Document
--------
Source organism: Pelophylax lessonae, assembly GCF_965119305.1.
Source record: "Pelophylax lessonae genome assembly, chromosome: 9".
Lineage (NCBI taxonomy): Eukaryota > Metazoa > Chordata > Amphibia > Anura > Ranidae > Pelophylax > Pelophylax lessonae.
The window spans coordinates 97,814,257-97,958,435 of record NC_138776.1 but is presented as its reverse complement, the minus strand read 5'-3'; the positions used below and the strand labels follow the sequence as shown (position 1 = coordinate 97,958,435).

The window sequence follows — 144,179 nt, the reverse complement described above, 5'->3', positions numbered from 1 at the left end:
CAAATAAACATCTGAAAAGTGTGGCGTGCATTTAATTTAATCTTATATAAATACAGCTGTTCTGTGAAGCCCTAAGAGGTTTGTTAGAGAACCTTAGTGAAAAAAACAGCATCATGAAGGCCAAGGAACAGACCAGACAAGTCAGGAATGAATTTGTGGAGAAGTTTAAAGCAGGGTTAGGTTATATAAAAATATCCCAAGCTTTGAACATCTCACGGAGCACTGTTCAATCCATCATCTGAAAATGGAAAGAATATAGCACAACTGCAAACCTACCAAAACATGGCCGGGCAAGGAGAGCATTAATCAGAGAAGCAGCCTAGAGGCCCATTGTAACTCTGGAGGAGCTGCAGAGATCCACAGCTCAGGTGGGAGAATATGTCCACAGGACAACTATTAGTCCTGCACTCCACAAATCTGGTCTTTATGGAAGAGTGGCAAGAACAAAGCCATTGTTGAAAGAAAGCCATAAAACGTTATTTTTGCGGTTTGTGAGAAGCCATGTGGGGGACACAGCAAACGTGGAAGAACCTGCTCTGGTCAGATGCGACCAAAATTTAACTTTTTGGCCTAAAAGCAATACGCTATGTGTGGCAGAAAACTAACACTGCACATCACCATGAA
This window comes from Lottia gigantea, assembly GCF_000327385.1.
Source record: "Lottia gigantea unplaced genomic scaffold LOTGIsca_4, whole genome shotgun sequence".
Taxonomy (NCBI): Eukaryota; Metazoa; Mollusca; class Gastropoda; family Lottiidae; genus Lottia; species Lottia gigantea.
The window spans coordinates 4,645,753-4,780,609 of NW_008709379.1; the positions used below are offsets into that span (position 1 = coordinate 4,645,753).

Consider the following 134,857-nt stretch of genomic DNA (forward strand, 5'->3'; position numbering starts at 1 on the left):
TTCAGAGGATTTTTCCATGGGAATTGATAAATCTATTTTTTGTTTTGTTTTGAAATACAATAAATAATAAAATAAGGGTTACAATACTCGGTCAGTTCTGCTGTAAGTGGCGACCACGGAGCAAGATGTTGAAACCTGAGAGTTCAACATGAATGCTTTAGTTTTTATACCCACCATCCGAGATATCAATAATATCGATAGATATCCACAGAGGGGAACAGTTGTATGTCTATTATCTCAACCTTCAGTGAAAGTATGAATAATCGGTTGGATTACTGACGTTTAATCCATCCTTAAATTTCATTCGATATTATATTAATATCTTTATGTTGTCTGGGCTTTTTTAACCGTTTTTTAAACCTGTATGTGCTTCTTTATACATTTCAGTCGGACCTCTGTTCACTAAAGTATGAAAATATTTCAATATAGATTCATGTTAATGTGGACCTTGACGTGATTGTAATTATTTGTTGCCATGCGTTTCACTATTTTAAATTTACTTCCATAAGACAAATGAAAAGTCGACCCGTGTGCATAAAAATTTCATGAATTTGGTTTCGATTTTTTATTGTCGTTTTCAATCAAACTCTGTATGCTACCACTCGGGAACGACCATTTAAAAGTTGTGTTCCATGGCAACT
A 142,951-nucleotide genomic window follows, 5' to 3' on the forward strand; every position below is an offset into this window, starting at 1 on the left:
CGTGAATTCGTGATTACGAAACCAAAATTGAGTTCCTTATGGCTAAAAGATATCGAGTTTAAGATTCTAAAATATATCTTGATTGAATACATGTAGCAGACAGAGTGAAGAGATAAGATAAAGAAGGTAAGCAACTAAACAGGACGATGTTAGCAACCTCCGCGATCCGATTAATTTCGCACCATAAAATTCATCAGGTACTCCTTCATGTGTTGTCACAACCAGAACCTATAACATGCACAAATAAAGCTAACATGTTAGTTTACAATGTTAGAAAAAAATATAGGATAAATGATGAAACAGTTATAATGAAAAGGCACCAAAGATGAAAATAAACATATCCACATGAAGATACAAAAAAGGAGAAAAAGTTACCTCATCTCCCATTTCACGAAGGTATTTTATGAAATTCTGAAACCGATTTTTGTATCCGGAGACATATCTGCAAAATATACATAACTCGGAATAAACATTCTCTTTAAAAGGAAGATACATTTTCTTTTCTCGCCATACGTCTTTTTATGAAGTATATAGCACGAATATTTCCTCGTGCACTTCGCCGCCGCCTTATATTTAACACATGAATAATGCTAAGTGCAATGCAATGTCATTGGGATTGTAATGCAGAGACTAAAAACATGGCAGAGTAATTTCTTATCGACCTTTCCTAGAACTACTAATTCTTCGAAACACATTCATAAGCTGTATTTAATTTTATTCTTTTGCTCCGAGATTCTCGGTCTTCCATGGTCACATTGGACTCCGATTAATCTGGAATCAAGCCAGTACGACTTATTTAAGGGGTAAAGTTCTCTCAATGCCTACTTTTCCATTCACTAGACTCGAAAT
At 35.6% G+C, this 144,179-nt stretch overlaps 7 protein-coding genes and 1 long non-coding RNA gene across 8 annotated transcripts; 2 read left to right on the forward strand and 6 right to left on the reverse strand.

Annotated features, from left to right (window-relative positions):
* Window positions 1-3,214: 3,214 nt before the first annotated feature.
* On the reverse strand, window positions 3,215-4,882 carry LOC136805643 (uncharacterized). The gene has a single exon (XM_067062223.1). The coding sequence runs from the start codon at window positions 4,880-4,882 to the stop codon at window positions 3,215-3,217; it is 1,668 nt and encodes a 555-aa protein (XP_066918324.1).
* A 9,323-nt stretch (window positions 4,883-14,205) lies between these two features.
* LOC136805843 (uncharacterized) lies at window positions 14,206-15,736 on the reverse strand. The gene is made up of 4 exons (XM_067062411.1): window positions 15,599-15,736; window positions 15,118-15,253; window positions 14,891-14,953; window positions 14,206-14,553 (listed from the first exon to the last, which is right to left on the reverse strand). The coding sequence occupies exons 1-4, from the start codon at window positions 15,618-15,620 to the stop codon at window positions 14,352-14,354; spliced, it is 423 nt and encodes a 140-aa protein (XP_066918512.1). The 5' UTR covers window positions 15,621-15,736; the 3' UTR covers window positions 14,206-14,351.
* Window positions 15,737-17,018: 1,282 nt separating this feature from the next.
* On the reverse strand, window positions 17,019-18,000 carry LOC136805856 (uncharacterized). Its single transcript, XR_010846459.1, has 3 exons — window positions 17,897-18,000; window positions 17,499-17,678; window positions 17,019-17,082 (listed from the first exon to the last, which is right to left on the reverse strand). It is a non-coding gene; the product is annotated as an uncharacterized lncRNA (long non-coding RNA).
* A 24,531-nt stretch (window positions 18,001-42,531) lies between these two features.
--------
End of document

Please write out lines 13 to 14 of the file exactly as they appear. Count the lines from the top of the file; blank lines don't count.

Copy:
A 142,951-nucleotide genomic window follows, 5' to 3' on the forward strand; every position below is an offset into this window, starting at 1 on the left:
CGTGAATTCGTGATTACGAAACCAAAATTGAGTTCCTTATGGCTAAAAGATATCGAGTTTAAGATTCTAAAATATATCTTGATTGAATACATGTAGCAGACAGAGTGAAGAGATAAGATAAAGAAGGTAAGCAACTAAACAGGACGATGTTAGCAACCTCCGCGATCCGATTAATTTCGCACCATAAAATTCATCAGGTACTCCTTCATGTGTTGTCACAACCAGAACCTATAACATGCACAAATAAAGCTAACATGTTAGTTTACAATGTTAGAAAAAAATATAGGATAAATGATGAAACAGTTATAATGAAAAGGCACCAAAGATGAAAATAAACATATCCACATGAAGATACAAAAAAGGAGAAAAAGTTACCTCATCTCCCATTTCACGAAGGTATTTTATGAAATTCTGAAACCGATTTTTGTATCCGGAGACATATCTGCAAAATATACATAACTCGGAATAAACATTCTCTTTAAAAGGAAGATACATTTTCTTTTCTCGCCATACGTCTTTTTATGAAGTATATAGCACGAATATTTCCTCGTGCACTTCGCCGCCGCCTTATATTTAACACATGAATAATGCTAAGTGCAATGCAATGTCATTGGGATTGTAATGCAGAGACTAAAAACATGGCAGAGTAATTTCTTATCGACCTTTCCTAGAACTACTAATTCTTCGAAACACATTCATAAGCTGTATTTAATTTTATTCTTTTGCTCCGAGATTCTCGGTCTTCCATGGTCACATTGGACTCCGATTAATCTGGAATCAAGCCAGTACGACTTATTTAAGGGGTAAAGTTCTCTCAATGCCTACTTTTCCATTCACTAGACTCGAAAT